The fallacy of the informed consumer.

Earlier we mentioned the example of the customer who chose to boycott or avoid a product based on the environmental practices of the company. It may be employment standards that a customer is concerned in, or something more directly related to the product, such as their quality control and for the example of companies which produce food, hygiene and cleaning standards. A customer may be able to make an informed choice, if all operations relating to the creation of the product were transparent and all information available. With the recent spill in the Gulf of Mexico from offshore oil drilling, someone may wish to use ‘market forces’ and their purchasing power to avoid buying fuel obtained from oil extracted from risky offshore drilling. Now, is the customer who is about to purchase petrol really able to determine which processing plant the fuel came from, from which shipment of oil? Is the customer seriously able to trace back the supply chain all the way back to the rig the crude oil was extracted from? A customer buying a sandwich is able to get the best deal, if they are able to compare every sandwich available for sale in the world. These might be extreme examples, but lets take more common examples. In a completely deregulated pharmaceutical market, how can you determine whether the paracetamol you are giving to your child was produced with quality high enough to avoid potentially harmful contamination? Are you as a customer, able to make this determination for yourself? For the invisible hand to guide companies towards social responsibility and sustainability, for the invisible hand to stop people from literally killing others and the earth for profits, not only must the population of ‘consumers’ be aware enough to realise what monetary value must be placed, but they must also know the complex web of interactions and processes which end up creating the product. Potentially possible but infeasible. People would end up spending their whole lives in research, in order to try and avoid business with those who could potentially harm or kill, or cause great social and environmental harm.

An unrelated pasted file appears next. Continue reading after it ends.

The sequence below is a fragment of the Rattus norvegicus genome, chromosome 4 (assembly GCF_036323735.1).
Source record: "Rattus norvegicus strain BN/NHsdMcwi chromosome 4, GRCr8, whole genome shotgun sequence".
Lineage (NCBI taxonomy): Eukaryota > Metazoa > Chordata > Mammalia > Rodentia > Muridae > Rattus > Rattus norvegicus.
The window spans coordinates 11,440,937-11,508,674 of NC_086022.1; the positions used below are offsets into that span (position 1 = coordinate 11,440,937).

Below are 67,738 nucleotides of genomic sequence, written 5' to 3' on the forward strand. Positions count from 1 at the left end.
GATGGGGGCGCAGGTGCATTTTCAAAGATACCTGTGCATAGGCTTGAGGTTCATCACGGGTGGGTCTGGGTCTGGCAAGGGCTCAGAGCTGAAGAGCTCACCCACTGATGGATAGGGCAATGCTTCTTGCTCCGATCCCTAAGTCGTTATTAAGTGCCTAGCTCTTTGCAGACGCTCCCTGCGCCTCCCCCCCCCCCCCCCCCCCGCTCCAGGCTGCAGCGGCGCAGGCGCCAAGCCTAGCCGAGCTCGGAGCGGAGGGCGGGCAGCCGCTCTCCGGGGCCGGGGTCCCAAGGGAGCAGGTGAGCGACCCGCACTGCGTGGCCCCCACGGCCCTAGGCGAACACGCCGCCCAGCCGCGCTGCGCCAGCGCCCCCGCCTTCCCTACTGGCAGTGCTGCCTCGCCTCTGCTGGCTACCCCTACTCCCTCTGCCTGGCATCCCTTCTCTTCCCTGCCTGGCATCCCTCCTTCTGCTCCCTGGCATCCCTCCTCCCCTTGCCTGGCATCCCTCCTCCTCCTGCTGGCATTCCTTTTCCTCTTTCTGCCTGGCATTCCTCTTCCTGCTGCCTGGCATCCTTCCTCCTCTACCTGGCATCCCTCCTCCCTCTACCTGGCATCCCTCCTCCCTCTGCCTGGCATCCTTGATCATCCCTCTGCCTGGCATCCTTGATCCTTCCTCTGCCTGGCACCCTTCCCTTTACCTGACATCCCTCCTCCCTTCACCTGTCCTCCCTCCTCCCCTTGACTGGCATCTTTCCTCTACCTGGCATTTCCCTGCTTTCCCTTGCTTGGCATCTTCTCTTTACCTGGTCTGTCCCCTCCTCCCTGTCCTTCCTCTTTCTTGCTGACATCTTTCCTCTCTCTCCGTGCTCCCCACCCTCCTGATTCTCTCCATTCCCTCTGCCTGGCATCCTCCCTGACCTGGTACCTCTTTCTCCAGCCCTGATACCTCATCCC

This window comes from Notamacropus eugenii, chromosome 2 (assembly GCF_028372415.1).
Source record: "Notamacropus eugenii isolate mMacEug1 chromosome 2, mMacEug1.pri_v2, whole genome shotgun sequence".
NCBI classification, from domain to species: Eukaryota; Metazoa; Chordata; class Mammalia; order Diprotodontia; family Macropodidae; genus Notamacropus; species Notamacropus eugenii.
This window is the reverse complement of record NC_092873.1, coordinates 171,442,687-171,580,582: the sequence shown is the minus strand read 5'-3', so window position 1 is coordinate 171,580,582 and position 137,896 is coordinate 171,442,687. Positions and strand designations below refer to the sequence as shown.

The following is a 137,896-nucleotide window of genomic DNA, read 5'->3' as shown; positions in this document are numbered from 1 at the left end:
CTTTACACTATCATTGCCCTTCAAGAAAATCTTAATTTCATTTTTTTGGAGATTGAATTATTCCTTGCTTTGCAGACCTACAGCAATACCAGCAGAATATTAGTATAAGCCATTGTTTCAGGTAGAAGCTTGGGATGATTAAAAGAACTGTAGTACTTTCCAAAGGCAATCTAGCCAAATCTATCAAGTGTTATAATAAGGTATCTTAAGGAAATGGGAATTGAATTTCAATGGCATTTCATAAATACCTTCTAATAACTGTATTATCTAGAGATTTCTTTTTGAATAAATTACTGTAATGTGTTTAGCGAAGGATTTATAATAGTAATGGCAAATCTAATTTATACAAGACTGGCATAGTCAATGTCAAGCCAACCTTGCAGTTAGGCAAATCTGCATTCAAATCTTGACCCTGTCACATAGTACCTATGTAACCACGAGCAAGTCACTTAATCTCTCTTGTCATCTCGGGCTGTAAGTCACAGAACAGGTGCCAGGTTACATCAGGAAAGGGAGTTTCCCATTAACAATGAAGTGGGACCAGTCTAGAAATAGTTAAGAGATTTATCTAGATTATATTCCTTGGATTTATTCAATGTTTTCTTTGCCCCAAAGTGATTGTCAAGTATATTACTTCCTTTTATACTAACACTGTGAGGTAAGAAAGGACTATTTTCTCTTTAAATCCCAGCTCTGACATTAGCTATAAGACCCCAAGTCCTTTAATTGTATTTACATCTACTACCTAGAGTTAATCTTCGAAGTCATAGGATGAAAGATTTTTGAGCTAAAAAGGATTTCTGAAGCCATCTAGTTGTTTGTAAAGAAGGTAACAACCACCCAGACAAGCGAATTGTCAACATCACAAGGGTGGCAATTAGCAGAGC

Witness the ‘cheap’ products from Chinese manufacture. The free market has led to manufacturing going offshore, but these goods can only be produced cheaply due to human exploitation and disregard for the environment. Practices which exist there would not be legal here in Australia, nor tolerated, but the distance of China, the lack of knowledge and information available of the true cost of manufacture means buyers here can’t make informed choices.